Ending the story with some final Good News… the Dakar Rally takes place in western Bolivia/ northern Argentina in the first two weeks of January. We’re keen to see this, so we’ve decided to collect the tyres from northern Chile in December, then just pop over the Andes to see the Rally when it comes past in January! As we said… it’s all about ‘flexibility’! 🙂
The Great Battle
So… as we arrive back in Quito from Galapagos we plan to start our south-bound journey heading down the coast for a bit of beach time. It’s mid-October, so we have a couple of months to get back to Chile… plenty of time! But then we hear about an event about to happen in Tisaleo, just south of Quito. The town hosts ‘Inga Palla’ – an annual re-enactment of the battle in 1534 between the indigenous indians and the Spanish invaders. Hmmm… interesting… we decide to divert from our route to the coast, to investigate (See! Flexibility, again! 🙂 )
We arrive in Tisaleo on the afternoon before the battle to find the town mid-procession; tiny-tots are dressed-up and carried through the town in tiny sedan-chairs. Interspersed between the toddlers are some marching bands, some older children dressed as angels and some adults in a, shall we say… ‘eclectic’ range of fancy dress out-fits. Sounds fun… but the atmosphere can only be described as ‘fascinatingly odd’. The procession passes us at a plodding pace. The bands are playing (or rather, attempting to play) lively music but the dancing and jollity is stilted. Not a single participant, not even in the toddlers lounging in the splendour of the sedan-chairs, are smiling! A leading feature of the procession is a large Santa Lucia, beautifully adorned in a jewelled dress and cloak, topped off with… wait for it… a Stetson cow-boy hat!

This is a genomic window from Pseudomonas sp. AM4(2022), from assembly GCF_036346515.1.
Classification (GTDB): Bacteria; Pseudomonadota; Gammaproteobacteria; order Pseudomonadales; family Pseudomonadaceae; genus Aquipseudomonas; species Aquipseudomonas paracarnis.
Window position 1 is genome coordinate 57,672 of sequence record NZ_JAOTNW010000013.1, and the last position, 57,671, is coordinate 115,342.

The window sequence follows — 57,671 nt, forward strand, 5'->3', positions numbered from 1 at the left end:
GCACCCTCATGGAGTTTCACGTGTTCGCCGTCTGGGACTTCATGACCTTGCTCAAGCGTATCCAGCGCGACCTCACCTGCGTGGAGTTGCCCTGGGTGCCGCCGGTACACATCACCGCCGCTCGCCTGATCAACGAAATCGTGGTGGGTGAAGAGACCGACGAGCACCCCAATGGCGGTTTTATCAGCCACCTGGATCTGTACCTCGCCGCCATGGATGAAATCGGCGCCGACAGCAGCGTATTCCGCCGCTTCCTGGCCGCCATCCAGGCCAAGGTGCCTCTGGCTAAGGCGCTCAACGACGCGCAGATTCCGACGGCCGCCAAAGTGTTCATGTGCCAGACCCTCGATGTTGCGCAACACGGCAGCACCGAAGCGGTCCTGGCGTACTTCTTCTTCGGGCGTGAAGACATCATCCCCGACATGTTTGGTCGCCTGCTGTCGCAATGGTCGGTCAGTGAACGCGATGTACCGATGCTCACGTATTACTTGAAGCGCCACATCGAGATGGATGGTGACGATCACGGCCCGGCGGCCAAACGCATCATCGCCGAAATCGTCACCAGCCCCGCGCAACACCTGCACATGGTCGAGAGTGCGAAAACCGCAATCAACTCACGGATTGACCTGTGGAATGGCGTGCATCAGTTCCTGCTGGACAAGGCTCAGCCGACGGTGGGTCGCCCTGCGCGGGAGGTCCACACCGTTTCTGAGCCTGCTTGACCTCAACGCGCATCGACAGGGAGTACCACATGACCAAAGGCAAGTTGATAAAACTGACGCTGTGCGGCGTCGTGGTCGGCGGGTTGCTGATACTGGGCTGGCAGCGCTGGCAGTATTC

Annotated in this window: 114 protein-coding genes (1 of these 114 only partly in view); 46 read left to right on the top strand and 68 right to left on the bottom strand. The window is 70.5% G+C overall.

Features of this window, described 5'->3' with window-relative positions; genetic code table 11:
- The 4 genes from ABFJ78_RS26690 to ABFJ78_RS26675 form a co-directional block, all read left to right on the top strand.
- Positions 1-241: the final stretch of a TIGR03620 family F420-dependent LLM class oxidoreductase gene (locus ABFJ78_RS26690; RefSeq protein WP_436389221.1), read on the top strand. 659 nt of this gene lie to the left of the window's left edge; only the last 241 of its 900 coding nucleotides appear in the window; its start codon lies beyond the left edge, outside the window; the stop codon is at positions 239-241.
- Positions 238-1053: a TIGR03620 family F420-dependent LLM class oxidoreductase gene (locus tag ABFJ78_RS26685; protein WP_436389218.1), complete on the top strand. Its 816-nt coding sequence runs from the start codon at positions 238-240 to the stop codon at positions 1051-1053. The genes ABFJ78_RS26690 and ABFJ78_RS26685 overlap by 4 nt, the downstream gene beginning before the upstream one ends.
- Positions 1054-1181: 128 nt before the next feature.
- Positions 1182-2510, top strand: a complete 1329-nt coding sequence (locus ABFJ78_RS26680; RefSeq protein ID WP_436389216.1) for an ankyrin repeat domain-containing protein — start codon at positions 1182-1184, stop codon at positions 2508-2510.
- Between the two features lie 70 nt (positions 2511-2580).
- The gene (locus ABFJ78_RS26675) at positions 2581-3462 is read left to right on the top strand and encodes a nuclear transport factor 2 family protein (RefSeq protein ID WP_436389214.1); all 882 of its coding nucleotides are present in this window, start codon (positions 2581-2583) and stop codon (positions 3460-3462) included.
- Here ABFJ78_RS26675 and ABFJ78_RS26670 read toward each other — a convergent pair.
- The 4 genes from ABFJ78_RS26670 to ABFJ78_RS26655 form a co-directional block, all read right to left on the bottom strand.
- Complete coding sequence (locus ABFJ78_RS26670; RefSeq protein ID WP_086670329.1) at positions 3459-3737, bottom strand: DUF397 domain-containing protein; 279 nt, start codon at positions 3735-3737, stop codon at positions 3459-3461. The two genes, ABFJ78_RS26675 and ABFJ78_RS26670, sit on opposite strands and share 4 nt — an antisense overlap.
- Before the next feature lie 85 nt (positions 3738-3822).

Now… we can’t exactly describe ourselves as ‘aficionados’ on these things, but we have over the last few months visited a range of South American fiestas and we have seen nothing quite like this one. Although the people turn out in great numbers to participate in the celebrations, their propensity for sparkle and showmanship is distinctly lacking when compared to similar fiestas that we saw in Bolivia and Peru.